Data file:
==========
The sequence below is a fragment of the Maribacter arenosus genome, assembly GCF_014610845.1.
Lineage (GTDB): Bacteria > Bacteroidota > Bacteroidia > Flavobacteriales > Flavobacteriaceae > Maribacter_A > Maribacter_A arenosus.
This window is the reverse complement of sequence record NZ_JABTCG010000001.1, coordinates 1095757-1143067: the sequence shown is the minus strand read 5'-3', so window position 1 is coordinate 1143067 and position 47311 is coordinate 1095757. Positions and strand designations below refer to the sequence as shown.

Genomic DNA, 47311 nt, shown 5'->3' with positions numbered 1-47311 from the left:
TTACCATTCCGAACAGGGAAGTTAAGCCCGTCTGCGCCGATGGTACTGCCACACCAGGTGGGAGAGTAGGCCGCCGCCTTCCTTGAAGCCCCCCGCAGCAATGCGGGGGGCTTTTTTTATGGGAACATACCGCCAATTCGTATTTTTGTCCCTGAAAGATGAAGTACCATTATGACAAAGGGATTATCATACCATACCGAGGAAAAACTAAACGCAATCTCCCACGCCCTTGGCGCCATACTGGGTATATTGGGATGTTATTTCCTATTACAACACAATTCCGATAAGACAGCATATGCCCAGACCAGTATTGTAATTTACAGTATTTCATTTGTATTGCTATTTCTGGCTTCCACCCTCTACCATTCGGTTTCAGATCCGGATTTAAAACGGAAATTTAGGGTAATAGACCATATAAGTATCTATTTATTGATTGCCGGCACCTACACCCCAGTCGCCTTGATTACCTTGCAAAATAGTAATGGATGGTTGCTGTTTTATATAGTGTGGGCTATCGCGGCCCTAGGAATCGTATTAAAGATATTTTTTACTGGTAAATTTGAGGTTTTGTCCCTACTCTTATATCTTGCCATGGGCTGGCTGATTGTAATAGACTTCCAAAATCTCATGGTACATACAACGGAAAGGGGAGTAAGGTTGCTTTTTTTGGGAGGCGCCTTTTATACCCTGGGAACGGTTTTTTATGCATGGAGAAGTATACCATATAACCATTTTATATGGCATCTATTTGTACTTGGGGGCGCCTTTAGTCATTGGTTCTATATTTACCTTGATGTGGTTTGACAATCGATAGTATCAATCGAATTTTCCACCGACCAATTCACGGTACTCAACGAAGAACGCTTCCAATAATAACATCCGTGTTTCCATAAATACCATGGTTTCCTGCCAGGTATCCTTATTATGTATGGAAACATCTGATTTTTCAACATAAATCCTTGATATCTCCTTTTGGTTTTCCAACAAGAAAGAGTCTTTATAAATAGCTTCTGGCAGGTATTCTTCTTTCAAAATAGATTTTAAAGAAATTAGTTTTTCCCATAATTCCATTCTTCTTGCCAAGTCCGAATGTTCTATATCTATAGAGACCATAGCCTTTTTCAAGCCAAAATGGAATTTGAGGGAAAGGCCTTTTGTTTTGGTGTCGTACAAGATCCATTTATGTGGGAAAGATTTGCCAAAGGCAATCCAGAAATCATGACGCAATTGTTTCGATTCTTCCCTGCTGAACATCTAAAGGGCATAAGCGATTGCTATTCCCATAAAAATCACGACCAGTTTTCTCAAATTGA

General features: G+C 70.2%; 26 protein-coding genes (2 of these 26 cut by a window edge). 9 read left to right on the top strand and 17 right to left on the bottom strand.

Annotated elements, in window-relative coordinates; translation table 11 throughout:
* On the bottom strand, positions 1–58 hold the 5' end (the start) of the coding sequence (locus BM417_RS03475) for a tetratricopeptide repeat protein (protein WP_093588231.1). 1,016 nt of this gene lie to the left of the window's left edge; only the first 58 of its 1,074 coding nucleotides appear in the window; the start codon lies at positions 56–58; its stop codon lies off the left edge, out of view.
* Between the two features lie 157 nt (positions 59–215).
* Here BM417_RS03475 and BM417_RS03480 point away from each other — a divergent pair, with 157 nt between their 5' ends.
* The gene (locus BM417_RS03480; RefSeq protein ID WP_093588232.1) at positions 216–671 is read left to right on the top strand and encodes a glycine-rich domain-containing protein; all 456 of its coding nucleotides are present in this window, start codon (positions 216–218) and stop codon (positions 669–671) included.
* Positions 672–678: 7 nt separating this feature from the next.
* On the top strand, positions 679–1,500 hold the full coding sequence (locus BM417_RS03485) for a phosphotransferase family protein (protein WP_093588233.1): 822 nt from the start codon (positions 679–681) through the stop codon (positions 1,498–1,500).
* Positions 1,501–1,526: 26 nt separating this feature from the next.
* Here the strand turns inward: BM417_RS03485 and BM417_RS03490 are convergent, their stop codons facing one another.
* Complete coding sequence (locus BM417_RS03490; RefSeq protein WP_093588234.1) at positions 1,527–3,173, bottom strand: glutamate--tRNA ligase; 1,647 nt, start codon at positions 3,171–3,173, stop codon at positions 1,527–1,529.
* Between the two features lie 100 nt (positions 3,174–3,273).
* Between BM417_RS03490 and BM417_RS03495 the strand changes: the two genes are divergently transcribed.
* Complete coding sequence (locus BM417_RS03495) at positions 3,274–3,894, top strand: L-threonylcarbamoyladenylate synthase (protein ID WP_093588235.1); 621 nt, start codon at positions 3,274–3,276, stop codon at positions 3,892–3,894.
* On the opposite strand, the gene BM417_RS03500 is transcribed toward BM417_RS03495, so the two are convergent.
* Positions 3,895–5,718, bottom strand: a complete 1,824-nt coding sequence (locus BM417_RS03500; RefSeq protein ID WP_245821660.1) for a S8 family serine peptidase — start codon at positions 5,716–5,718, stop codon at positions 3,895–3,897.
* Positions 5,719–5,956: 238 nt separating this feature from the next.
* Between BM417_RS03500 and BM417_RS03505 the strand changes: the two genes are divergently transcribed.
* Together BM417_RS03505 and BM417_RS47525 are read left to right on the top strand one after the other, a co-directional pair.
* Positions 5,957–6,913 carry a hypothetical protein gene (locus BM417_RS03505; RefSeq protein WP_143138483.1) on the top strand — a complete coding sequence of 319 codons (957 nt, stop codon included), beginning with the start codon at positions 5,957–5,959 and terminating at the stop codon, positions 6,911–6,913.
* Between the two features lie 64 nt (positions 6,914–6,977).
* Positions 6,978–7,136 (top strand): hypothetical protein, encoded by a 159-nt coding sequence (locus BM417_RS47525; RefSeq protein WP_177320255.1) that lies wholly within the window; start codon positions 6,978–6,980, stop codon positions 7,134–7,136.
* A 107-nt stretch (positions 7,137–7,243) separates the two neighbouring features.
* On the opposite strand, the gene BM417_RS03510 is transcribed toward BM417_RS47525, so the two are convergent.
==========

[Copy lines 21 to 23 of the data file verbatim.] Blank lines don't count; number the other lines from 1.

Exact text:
* Positions 3,895–5,718, bottom strand: a complete 1,824-nt coding sequence (locus BM417_RS03500; RefSeq protein ID WP_245821660.1) for a S8 family serine peptidase — start codon at positions 5,716–5,718, stop codon at positions 3,895–3,897.
* Positions 5,719–5,956: 238 nt separating this feature from the next.
* Between BM417_RS03500 and BM417_RS03505 the strand changes: the two genes are divergently transcribed.